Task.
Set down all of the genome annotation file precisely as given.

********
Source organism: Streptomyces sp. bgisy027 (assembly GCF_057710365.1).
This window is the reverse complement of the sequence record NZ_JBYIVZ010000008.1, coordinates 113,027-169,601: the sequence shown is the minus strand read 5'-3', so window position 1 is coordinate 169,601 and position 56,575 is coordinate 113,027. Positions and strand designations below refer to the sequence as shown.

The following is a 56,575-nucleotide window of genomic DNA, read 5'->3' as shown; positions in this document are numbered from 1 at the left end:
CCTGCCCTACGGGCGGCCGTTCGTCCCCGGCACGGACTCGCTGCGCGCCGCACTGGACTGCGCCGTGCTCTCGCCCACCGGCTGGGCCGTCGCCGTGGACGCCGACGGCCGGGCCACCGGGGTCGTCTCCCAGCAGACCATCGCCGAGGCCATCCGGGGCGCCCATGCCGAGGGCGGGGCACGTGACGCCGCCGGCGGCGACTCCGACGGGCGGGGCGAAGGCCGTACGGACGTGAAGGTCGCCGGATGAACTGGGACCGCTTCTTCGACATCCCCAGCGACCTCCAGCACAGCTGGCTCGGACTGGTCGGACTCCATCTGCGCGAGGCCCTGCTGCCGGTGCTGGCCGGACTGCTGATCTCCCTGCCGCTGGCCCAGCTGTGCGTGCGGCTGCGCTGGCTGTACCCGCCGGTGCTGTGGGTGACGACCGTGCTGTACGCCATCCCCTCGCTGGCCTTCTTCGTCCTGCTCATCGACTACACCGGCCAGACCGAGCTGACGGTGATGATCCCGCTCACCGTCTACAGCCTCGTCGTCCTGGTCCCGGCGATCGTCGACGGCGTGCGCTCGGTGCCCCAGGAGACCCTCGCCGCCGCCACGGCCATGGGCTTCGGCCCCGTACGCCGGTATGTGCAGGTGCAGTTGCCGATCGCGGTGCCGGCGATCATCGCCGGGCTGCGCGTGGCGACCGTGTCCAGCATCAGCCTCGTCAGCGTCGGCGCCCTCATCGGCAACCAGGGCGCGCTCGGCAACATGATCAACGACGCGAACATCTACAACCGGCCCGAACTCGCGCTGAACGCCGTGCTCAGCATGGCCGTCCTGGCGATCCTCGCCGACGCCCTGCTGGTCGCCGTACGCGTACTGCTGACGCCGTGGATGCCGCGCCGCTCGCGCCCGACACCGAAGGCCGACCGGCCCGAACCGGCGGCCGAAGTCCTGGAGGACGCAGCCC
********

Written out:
Source organism: Streptomyces sp. bgisy027 (assembly GCF_057710365.1).
This window is the reverse complement of the sequence record NZ_JBYIVZ010000008.1, coordinates 113,027-169,601: the sequence shown is the minus strand read 5'-3', so window position 1 is coordinate 169,601 and position 56,575 is coordinate 113,027. Positions and strand designations below refer to the sequence as shown.

The following is a 56,575-nucleotide window of genomic DNA, read 5'->3' as shown; positions in this document are numbered from 1 at the left end:
CCTGCCCTACGGGCGGCCGTTCGTCCCCGGCACGGACTCGCTGCGCGCCGCACTGGACTGCGCCGTGCTCTCGCCCACCGGCTGGGCCGTCGCCGTGGACGCCGACGGCCGGGCCACCGGGGTCGTCTCCCAGCAGACCATCGCCGAGGCCATCCGGGGCGCCCATGCCGAGGGCGGGGCACGTGACGCCGCCGGCGGCGACTCCGACGGGCGGGGCGAAGGCCGTACGGACGTGAAGGTCGCCGGATGAACTGGGACCGCTTCTTCGACATCCCCAGCGACCTCCAGCACAGCTGGCTCGGACTGGTCGGACTCCATCTGCGCGAGGCCCTGCTGCCGGTGCTGGCCGGACTGCTGATCTCCCTGCCGCTGGCCCAGCTGTGCGTGCGGCTGCGCTGGCTGTACCCGCCGGTGCTGTGGGTGACGACCGTGCTGTACGCCATCCCCTCGCTGGCCTTCTTCGTCCTGCTCATCGACTACACCGGCCAGACCGAGCTGACGGTGATGATCCCGCTCACCGTCTACAGCCTCGTCGTCCTGGTCCCGGCGATCGTCGACGGCGTGCGCTCGGTGCCCCAGGAGACCCTCGCCGCCGCCACGGCCATGGGCTTCGGCCCCGTACGCCGGTATGTGCAGGTGCAGTTGCCGATCGCGGTGCCGGCGATCATCGCCGGGCTGCGCGTGGCGACCGTGTCCAGCATCAGCCTCGTCAGCGTCGGCGCCCTCATCGGCAACCAGGGCGCGCTCGGCAACATGATCAACGACGCGAACATCTACAACCGGCCCGAACTCGCGCTGAACGCCGTGCTCAGCATGGCCGTCCTGGCGATCCTCGCCGACGCCCTGCTGGTCGCCGTACGCGTACTGCTGACGCCGTGGATGCCGCGCCGCTCGCGCCCGACACCGAAGGCCGACCGGCCCGAACCGGCGGCCGAAGTCCTGGAGGACGCAGCCC